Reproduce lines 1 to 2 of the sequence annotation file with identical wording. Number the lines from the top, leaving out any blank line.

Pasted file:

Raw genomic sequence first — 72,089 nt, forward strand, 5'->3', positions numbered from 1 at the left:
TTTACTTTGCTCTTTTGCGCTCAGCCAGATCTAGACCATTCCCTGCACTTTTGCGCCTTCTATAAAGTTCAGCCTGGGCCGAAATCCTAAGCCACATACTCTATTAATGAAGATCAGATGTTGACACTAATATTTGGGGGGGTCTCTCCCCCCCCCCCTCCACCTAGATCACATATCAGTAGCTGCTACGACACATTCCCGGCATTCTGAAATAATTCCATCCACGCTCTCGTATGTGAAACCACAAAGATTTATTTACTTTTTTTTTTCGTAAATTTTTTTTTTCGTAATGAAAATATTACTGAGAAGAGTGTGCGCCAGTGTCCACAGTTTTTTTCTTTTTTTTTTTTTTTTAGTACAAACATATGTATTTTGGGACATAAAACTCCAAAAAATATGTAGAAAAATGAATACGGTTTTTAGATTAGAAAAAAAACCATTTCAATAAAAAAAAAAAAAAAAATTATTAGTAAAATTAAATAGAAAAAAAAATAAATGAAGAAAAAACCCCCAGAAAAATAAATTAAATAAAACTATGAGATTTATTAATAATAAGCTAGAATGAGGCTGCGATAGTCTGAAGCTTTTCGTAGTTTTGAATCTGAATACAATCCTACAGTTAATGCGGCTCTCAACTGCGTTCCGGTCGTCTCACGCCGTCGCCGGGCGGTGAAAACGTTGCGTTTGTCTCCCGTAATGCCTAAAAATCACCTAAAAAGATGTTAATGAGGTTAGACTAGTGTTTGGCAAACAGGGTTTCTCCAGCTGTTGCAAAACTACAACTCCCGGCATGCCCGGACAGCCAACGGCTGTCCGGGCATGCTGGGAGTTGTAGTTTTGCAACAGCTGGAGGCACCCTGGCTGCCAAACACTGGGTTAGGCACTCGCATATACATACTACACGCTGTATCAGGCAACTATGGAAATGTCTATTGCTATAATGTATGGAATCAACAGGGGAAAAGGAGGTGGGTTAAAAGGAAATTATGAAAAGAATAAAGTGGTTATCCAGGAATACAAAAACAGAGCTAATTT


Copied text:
Raw genomic sequence first — 72,089 nt, forward strand, 5'->3', positions numbered from 1 at the left:
TTTACTTTGCTCTTTTGCGCTCAGCCAGATCTAGACCATTCCCTGCACTTTTGCGCCTTCTATAAAGTTCAGCCTGGGCCGAAATCCTAAGCCACATACTCTATTAATGAAGATCAGATGTTGACACTAATATTTGGGGGGGTCTCTCCCCCCCCCCCTCCACCTAGATCACATATCAGTAGCTGCTACGACACATTCCCGGCATTCTGAAATAATTCCATCCACGCTCTCGTATGTGAAACCACAAAGATTTATTTACTTTTTTTTTTCGTAAATTTTTTTTTTCGTAATGAAAATATTACTGAGAAGAGTGTGCGCCAGTGTCCACAGTTTTTTTCTTTTTTTTTTTTTTTTAGTACAAACATATGTATTTTGGGACATAAAACTCCAAAAAATATGTAGAAAAATGAATACGGTTTTTAGATTAGAAAAAAAACCATTTCAATAAAAAAAAAAAAAAAAATTATTAGTAAAATTAAATAGAAAAAAAAATAAATGAAGAAAAAACCCCCAGAAAAATAAATTAAATAAAACTATGAGATTTATTAATAATAAGCTAGAATGAGGCTGCGATAGTCTGAAGCTTTTCGTAGTTTTGAATCTGAATACAATCCTACAGTTAATGCGGCTCTCAACTGCGTTCCGGTCGTCTCACGCCGTCGCCGGGCGGTGAAAACGTTGCGTTTGTCTCCCGTAATGCCTAAAAATCACCTAAAAAGATGTTAATGAGGTTAGACTAGTGTTTGGCAAACAGGGTTTCTCCAGCTGTTGCAAAACTACAACTCCCGGCATGCCCGGACAGCCAACGGCTGTCCGGGCATGCTGGGAGTTGTAGTTTTGCAACAGCTGGAGGCACCCTGGCTGCCAAACACTGGGTTAGGCACTCGCATATACATACTACACGCTGTATCAGGCAACTATGGAAATGTCTATTGCTATAATGTATGGAATCAACAGGGGAAAAGGAGGTGGGTTAAAAGGAAATTATGAAAAGAATAAAGTGGTTATCCAGGAATACAAAAACAGAGCTAATTT